Harvey — the third 500-year storm in three years — overwhelmed Harris County with up to 47 inches of rain, exposing serious flaws in communicating flood risk. A county analysis found half of the 204,000 homes and apartments that flooded were outside the boundaries of the official flood risk zones mapped by the Federal Emergency Management Agency.

More than half of the damaged homes in the Tax Day storm in 2016 were outside the mapped floodplains, as were more than one-third of those during the Memorial Day flood in 2015.

On the new maps, most of Harris County’s floodplains will expand, reflecting a major effort to capture a more comprehensive understanding of flood risk.

FEMA’s existing floodplain maps show communities their risk of fluvial, or river flooding, when a bayou, creek or lake overflows its banks and floods nearby structures. What they do not show is the risk of urban flooding, when intense rainfall overwhelms stormwater systems regardless of proximity to a bayou or other channel.

The new floodplain maps for Harris County — originally set to be released in late 2022, but now expected in late this summer at the earliest — will be FEMA’s first maps to depict urban flooding. They also will reflect updated rainfall estimates from the National Oceanic and Atmospheric Administration that better reflect the reality that storms have intensified in recent decades, data that had not been updated since the 1960s.

“This update is really a transformational way of thinking about floodplains,” said Tina Petersen, executive director at the Harris County Flood Control District. “This is the first program that FEMA has done with a partner like Harris County Flood Control District that’s really looking at innovative mapping tools trying to develop what is a much more comprehensive understanding of flood risk, beyond what has been done in the past.”

Communities across the United States are going through the process of updating their floodplain maps to align with NOAA’s higher rainfall estimates.

Harris County’s effort to map urban flood risk is its own innovation in response to Harvey, which demonstrated the limitations of the existing models, said Ataul Hannan, planning division director at the Harris County Flood Control District.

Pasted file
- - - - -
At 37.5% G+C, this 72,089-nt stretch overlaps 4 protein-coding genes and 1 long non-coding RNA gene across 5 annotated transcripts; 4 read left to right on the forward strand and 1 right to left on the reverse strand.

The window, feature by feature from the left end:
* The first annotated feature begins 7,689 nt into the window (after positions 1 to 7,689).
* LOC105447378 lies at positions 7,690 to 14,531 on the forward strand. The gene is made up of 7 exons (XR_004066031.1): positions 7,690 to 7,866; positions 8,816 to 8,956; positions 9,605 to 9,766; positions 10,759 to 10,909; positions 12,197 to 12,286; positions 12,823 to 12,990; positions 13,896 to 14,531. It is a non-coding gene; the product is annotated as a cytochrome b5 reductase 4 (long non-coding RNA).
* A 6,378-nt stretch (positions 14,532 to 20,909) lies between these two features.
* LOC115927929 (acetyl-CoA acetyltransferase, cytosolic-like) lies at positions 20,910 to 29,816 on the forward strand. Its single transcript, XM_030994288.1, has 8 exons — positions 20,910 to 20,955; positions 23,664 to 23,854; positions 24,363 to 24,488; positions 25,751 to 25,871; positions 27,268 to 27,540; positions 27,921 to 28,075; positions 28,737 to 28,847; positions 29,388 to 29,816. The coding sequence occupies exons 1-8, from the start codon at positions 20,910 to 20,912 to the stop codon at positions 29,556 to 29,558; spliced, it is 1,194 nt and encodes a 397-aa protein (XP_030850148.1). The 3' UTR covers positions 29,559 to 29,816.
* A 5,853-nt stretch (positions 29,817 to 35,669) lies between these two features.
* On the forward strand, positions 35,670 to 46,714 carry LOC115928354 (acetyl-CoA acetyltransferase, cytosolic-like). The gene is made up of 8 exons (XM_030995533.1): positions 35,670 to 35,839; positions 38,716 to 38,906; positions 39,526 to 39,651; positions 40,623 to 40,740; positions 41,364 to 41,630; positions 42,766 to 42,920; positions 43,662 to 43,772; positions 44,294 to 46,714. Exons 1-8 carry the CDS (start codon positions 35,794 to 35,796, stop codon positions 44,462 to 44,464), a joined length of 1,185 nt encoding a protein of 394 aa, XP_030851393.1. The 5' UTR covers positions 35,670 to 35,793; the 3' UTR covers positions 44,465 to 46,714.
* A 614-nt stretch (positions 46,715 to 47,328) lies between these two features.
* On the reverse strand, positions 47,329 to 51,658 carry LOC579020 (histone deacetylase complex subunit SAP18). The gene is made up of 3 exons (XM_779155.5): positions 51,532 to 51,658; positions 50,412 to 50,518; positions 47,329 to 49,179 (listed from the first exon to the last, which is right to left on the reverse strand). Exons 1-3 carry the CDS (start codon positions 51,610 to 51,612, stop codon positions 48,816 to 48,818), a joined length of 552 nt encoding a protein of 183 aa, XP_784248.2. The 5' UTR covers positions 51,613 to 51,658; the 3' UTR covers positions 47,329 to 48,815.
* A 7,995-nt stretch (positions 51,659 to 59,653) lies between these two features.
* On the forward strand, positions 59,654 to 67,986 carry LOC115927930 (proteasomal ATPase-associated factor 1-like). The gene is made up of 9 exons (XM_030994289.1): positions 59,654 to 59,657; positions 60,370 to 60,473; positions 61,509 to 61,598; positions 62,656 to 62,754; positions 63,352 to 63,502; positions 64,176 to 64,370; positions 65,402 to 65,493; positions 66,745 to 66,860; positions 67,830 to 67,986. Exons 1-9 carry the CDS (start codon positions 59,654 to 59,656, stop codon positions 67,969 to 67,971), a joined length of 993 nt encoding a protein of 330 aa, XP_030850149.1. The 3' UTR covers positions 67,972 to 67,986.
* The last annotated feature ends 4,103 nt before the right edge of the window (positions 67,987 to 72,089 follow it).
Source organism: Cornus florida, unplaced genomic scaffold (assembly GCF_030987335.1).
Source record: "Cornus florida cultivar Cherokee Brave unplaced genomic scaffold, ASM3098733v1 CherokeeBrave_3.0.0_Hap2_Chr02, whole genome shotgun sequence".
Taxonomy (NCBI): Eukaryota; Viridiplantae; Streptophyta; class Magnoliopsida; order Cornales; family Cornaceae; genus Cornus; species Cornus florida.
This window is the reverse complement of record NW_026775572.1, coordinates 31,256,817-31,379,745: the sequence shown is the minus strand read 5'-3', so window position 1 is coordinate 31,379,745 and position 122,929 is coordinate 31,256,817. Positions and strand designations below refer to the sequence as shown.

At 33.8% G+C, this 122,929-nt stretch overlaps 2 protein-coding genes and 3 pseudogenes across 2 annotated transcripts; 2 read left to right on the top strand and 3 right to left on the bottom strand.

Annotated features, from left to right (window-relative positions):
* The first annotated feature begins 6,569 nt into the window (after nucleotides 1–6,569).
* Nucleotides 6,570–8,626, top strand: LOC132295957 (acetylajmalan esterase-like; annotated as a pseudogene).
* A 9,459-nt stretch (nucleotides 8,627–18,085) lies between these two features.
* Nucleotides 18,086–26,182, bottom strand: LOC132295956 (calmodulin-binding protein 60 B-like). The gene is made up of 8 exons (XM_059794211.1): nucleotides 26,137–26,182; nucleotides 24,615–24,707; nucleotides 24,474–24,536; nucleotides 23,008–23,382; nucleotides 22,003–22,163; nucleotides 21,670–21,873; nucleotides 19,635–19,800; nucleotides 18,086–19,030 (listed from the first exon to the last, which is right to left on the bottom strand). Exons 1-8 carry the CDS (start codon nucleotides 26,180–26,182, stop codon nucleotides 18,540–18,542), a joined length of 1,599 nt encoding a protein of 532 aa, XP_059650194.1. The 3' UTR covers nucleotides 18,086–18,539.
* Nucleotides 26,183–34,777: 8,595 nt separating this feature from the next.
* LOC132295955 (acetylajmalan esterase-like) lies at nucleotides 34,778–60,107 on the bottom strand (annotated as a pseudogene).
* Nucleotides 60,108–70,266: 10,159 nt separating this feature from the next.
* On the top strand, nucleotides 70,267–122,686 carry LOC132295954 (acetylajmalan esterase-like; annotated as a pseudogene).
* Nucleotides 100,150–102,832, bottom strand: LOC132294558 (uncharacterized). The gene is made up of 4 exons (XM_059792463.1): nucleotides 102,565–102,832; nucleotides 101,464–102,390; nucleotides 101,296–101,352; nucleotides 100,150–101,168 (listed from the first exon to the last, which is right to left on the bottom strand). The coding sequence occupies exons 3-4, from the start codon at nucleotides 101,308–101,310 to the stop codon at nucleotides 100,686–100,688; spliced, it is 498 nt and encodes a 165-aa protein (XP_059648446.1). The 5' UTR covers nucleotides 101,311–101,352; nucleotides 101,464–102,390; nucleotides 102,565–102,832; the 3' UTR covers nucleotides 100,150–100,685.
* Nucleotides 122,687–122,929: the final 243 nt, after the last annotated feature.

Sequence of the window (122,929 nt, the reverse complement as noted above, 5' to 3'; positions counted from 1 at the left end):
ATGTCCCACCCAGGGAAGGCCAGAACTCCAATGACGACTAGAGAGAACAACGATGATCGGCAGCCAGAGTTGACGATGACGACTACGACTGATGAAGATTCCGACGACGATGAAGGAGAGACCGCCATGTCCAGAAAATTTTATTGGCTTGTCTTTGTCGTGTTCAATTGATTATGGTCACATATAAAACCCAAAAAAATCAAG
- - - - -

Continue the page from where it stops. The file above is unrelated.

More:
“That is a new approach,” Hannan said. “They have never done it anywhere in the United States.”

There’s a lot more to the story so go read the rest, or read the companion story that summarizes the main points. Lots of things change – the amount of rainfall needed to be called a 100-year or 500-year flood, changes to individual watersheds, future updates to include new flood mitigation projects – with a big one being that inclusion of urban flooding risk. Some number of people who are not now in a defined floodplain will be in the new maps, and some of them will not be happy about it. There will be a lot of discussion to be had afterwards.

On a related note.

Harris County Commissioners Court is expected next week to consider a plan for spending $750 million in flood mitigation funds, all or part of which could be earmarked for closing a funding gap in the county’s flood bond program.

A year after a calamitous 2017 storm inundated more than 200,000 homes and businesses, voters approved a $2.5 billion bond proposal to tackle more than 180 flood control projects across the county.

County officials expected to receive additional billions of dollars from state and federal governments to undertake those projects, but the money failed to materialize. The county two years ago said that had resulted in a $1.4 billion shortfall in the flood bond program.